German mini-studio Kinowelt has moved into Eastern Europe by setting up Kinowelt Hungary and is aiming to have distribution operations in Poland, Estonia and Lithuania. It is also positioning itself to capitalise on the growing DVD market.

Kinowelt subsidiary Kinowelt International (KI) pacted with Hungary's Budapest Film to launch Kinowelt Hungary (KH) on Jan 1, with KI holding a majority 51% stake. KH's focus will be theatrical distribution with up to 25 mainstream titles being released in 2000, including films drawn from the parent company's output deal with New Line and commercially attractive European titles.

Since privatisation in 1992 Budapest has developed into one of Hungary's leading film companies. It now has eight cinemas, owns Hungary's third largest film distributor and the Odeon video retail chain. Kinowelt said its move into Hungary was motivated by the country's position as a leading candidate to join the European Union, its recent economic growth and the building of new cinemas which expands the potential for theatrical distribution.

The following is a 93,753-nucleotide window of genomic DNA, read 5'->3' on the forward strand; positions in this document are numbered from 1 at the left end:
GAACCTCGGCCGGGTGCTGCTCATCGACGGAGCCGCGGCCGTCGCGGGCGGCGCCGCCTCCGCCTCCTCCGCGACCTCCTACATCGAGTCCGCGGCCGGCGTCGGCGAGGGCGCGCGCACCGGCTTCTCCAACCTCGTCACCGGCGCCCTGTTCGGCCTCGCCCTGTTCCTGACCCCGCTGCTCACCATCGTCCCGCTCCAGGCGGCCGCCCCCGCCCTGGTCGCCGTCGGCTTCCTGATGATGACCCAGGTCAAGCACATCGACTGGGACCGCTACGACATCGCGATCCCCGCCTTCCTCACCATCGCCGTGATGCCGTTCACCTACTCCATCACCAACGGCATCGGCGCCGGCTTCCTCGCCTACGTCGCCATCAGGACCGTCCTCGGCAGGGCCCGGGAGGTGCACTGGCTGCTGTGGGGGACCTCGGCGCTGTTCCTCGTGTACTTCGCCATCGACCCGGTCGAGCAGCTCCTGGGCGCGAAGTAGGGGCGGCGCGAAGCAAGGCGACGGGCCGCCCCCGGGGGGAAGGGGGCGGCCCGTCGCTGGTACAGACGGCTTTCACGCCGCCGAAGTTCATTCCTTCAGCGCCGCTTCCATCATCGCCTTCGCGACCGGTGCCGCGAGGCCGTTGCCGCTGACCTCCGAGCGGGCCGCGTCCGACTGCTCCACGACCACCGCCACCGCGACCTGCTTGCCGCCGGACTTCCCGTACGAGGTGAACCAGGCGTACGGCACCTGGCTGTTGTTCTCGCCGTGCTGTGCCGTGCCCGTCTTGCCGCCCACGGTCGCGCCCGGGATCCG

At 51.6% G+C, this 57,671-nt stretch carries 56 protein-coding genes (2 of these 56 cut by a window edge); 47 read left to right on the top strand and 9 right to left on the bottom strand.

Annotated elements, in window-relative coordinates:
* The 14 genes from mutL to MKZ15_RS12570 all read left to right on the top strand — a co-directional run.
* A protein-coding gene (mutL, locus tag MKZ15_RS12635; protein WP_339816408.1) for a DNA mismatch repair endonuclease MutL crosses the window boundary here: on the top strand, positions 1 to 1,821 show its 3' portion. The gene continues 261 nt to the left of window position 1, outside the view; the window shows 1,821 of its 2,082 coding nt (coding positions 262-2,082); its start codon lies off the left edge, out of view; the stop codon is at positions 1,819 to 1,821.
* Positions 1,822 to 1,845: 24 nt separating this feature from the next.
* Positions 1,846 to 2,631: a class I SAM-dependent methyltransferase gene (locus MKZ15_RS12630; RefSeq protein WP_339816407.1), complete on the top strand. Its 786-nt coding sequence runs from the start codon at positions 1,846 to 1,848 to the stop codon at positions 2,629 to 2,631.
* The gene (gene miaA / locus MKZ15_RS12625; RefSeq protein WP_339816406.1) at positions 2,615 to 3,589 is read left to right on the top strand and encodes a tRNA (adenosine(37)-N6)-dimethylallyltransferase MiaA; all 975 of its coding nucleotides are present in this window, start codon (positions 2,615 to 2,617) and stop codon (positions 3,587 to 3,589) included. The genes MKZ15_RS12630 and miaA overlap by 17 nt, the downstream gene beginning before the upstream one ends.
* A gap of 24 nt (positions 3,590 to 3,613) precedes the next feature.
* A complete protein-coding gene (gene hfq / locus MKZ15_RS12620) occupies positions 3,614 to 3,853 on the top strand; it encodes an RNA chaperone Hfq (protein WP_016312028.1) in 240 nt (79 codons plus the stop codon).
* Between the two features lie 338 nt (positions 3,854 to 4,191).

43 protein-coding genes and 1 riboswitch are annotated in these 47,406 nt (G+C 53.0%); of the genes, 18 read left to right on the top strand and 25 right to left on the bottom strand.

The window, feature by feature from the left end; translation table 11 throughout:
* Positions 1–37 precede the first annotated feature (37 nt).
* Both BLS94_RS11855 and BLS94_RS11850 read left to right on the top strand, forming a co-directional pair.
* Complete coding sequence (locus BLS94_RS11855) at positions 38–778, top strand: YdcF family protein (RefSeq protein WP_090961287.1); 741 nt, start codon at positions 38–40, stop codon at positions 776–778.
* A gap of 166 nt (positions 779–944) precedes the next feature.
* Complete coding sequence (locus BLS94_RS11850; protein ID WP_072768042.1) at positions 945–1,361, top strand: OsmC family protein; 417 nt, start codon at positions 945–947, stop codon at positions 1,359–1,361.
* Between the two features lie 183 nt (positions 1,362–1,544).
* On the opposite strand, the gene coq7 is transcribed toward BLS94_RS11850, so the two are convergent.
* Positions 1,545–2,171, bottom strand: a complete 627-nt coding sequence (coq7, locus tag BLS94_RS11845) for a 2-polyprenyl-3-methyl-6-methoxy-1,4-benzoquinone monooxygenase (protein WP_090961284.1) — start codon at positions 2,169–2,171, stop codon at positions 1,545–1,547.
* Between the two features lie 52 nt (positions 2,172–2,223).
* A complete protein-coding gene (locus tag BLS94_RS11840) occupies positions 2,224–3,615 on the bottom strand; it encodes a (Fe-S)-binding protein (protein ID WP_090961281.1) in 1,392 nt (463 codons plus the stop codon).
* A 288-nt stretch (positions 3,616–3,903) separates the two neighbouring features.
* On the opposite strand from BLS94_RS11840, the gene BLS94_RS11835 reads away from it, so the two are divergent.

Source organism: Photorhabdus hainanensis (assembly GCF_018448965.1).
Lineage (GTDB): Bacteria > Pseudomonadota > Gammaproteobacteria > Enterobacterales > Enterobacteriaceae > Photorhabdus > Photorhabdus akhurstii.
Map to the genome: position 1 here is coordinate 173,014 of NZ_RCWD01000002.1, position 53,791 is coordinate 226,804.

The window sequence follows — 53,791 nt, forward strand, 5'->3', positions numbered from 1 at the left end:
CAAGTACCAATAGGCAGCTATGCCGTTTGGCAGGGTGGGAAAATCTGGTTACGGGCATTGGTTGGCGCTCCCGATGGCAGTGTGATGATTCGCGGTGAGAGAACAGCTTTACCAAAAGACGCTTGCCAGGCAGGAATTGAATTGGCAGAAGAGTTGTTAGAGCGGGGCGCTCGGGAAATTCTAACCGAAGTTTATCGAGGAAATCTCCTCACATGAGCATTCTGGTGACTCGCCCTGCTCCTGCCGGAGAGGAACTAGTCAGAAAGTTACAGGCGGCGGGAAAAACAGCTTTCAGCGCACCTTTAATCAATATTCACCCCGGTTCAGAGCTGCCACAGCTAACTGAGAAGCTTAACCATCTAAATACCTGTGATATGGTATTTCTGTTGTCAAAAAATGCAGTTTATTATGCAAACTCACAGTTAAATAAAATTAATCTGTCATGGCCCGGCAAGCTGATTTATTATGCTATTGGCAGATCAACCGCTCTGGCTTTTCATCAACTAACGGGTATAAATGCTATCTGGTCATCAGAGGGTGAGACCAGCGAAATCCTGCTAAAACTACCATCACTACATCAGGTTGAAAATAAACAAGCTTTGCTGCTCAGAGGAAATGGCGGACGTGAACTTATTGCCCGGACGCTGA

Meanwhile KI also signed a letter of intent for the establishment of a new distributor in Poland and entered discussions for the acquisition of a minority stake in Lithuanian distributor GPI. GPI recently sub-distributed Austin Powers - The Spy Who Shagged Me in Lithuania and Estonia for Kinowelt.

Back in its native Germany, Kinowelt Home Entertainment's majority-owned DVD mastering plant Digital Images is set to become Europe's largest DVD studio following a takeover of the Potsdam-based DVD-Lab. "Through the transfer of the we can make use of DVD-Lab's development work on complex DVD productions. This gives us a considerable competitive advantage in the dynamic DVD market", said Digital Images managing director Ernst Borger.

Kinowelt plans to release 200 titles a year on DVD from 2000, including music titles from the EuroArts library of classical concerts and popular music which it acquired earlier last year.

  • Rainer Koelmel, co-CEO of Kinowelt has set up his own co-production label Starhaus Productions, which will be run independently of Kinowelt. The first project it is involved in is Daybreak by Bernard Rudden which recently wrapped in Scotland, a film which is also the first film produced by FilmFour Lab.